“I wear a mask 14 hours a day. You have to smile with your eyes,” said Laman, who founded the catering company in 2003 before beginning to launch other business lines a few years later.

Caterer and counselor

What Laman has found most surprising about her work since March is the amount of time she spends fielding calls from clients who are considering an event but unsure of what might be possible.

“The adjustments we had to make really had so much to do with guiding the customers to a mentally and emotionally safe place,” she said. “This virus and this pandemic isn’t about food. Food didn’t cause this. But the whole idea of gathering together, the whole idea of being in a group and around people, is causing people a lot of anxiety.”

The company has catered indoor and outdoor events and over the past couple of months picked up five new clients, including small businesses that in the past might have found Tidewater beyond their reach, Laman said.

“In some cases you were but not now,” she joked.

What Laman misses the most is the social aspect of her work. These days she does a lot of food drop-offs: “Hi! Here’s your food. Thanks. Bye!”

There are no high-fives or hugs to congratulate award winners at large functions. All those fund-raisers have moved to virtual events on Zoom.

“I thrive on that kind of energy, and I selfishly feed off of other people. It’s a give and take,” she said.

Every Monday, Laman meets with her longtime leadership team — Culinary Director Johnny Wallace, Catering Chef James Burnham and Operations Manager Chris Gentes — to talk strategy. The company employs 20 full-time and five part-time workers.

When business started ratcheting up a bit this summer, Laman called back some of her idle employees. She had a hard time wooing some to come back.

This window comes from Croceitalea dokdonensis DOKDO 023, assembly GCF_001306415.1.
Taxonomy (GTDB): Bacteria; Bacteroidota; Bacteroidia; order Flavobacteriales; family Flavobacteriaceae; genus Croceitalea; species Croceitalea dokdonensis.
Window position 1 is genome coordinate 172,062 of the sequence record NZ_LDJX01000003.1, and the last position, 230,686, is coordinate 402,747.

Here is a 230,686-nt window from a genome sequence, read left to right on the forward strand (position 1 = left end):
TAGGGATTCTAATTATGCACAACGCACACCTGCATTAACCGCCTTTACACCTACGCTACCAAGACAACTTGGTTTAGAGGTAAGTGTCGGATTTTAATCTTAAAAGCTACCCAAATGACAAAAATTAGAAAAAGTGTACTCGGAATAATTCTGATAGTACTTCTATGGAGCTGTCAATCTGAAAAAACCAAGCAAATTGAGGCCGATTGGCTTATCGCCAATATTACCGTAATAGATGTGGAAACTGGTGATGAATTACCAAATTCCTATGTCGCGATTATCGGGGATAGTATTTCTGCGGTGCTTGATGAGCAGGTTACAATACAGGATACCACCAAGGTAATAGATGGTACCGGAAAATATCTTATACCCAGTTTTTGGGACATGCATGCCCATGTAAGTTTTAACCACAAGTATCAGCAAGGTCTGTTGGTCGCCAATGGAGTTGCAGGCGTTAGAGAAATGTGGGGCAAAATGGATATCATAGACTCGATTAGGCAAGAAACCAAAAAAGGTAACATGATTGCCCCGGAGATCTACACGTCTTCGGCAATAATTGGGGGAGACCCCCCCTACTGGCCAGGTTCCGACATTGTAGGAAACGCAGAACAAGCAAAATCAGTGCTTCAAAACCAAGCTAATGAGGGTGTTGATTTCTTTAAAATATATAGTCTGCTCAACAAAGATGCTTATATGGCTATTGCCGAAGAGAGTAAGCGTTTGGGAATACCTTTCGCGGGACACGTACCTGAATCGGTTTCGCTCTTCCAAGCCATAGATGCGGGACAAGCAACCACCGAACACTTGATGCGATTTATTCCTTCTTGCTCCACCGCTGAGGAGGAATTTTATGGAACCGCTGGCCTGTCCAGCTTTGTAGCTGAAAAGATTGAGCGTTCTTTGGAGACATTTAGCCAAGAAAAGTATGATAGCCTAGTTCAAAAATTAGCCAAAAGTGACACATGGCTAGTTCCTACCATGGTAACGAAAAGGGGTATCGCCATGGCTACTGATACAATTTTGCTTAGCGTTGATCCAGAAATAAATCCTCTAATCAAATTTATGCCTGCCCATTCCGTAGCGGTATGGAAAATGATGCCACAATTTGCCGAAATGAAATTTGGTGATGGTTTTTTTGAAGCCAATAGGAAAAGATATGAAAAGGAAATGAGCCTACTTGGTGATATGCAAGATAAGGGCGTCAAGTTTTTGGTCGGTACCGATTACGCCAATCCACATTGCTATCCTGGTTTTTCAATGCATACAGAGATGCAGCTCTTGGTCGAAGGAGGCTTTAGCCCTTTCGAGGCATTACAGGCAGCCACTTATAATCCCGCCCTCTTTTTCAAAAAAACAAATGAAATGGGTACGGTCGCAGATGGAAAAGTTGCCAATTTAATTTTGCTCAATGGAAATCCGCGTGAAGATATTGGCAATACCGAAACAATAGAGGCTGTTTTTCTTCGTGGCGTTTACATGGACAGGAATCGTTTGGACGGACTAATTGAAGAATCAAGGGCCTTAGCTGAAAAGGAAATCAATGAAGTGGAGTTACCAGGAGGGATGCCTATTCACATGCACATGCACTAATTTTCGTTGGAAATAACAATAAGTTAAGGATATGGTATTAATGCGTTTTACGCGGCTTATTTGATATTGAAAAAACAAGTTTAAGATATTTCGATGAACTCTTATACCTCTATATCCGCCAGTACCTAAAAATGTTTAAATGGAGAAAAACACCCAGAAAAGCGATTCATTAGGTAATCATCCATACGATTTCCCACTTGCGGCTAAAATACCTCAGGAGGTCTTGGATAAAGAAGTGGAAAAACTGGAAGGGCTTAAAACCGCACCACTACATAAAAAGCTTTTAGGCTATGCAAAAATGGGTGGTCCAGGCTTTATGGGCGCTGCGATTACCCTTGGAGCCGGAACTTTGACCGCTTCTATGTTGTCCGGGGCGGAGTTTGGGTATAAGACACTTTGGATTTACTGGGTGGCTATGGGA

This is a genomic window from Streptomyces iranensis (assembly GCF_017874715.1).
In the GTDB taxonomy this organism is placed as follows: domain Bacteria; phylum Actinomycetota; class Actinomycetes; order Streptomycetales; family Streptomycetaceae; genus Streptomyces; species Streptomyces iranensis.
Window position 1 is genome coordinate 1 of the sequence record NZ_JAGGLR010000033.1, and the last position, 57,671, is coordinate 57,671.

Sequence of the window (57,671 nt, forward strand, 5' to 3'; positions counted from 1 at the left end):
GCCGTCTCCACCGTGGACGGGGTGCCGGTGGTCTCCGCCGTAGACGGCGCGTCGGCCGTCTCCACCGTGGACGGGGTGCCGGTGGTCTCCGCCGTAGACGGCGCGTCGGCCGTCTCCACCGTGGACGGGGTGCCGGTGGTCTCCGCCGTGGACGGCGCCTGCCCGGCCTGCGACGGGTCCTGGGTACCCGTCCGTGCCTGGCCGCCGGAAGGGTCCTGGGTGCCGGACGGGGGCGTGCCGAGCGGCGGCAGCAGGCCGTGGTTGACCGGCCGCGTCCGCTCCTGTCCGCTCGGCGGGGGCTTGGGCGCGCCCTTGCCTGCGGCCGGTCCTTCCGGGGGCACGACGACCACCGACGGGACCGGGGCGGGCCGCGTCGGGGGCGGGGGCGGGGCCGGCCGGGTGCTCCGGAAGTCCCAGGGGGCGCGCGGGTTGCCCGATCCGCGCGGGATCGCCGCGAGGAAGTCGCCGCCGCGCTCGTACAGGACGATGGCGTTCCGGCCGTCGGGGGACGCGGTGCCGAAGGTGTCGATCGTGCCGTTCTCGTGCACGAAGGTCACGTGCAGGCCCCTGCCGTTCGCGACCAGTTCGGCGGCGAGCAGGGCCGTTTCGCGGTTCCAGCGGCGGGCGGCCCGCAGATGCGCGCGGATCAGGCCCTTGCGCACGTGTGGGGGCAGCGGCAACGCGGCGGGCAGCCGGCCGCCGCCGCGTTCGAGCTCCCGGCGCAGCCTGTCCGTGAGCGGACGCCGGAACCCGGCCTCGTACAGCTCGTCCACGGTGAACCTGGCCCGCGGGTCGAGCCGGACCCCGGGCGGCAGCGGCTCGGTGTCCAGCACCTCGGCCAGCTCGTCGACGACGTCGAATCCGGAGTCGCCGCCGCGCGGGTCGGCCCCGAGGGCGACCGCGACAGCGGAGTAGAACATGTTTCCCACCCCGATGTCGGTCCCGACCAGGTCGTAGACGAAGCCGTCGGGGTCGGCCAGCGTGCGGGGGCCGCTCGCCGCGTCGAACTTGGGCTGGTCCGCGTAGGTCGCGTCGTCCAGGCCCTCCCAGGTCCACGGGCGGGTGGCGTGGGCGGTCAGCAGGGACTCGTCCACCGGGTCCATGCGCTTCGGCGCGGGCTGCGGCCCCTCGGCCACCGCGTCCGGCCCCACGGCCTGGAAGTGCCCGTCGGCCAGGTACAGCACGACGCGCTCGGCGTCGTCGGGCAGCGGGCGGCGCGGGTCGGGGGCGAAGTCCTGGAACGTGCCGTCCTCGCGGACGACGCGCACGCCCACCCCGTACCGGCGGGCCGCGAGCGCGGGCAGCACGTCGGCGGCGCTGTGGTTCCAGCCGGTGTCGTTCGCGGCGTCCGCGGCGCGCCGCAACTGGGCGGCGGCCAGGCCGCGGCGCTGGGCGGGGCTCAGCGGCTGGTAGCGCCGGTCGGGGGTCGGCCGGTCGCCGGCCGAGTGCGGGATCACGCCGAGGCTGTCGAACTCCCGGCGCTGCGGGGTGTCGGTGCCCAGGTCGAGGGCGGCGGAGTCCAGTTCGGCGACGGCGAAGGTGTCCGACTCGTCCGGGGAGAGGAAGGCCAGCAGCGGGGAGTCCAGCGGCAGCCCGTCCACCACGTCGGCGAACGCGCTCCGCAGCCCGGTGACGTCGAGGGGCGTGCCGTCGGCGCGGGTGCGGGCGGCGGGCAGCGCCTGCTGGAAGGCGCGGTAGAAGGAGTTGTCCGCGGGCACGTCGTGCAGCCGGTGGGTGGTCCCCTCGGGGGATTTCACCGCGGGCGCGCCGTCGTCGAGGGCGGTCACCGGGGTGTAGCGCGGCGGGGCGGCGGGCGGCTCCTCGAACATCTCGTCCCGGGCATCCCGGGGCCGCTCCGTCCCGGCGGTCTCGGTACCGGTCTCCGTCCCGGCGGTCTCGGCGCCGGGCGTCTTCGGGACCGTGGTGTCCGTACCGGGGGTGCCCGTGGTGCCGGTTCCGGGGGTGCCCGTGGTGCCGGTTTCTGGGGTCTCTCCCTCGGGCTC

“I was stunned at the lack of response for candidates,” she said.

Laman faced the same frustration other small business owners have expressed: that it was more lucrative for many workers to stay home than go to work.

“When a certain job or position is going to pay $12 an hour, it’s going to pay $12 an hour. If the market is going to bear $14, the person who is going to pay that price is the customer,” Laman said. “The food price is going to go up. And I don’t want to do that. I have deep feelings about value. And I feel that our company is a fantastic one to work for.”

She alluded to the enhanced federal unemployment benefits that paid sidelined workers an extra $600 a week, a program that ended in July.

“If that individual has a choice to stay home and make that kind of money or come to work everyday, albeit in a very safe environment, it’s going to take a very stoic soul to get up and come to work, and I’m troubled by that,” she said.

Laman hopes workforce conditions change when the pandemic fades, and business starts ticking up again. She’s still got that fourth cafe on her mind, tentatively scheduled for the second quarter of next year.

Several months into this, she no longer sounds like someone who is grieving: “We adapted, we adjusted, and then when the time is right we get back to it, and we knock it out of the park.”

Mike Cote is senior editor for news and business. Contact him at or (603) 206-7724.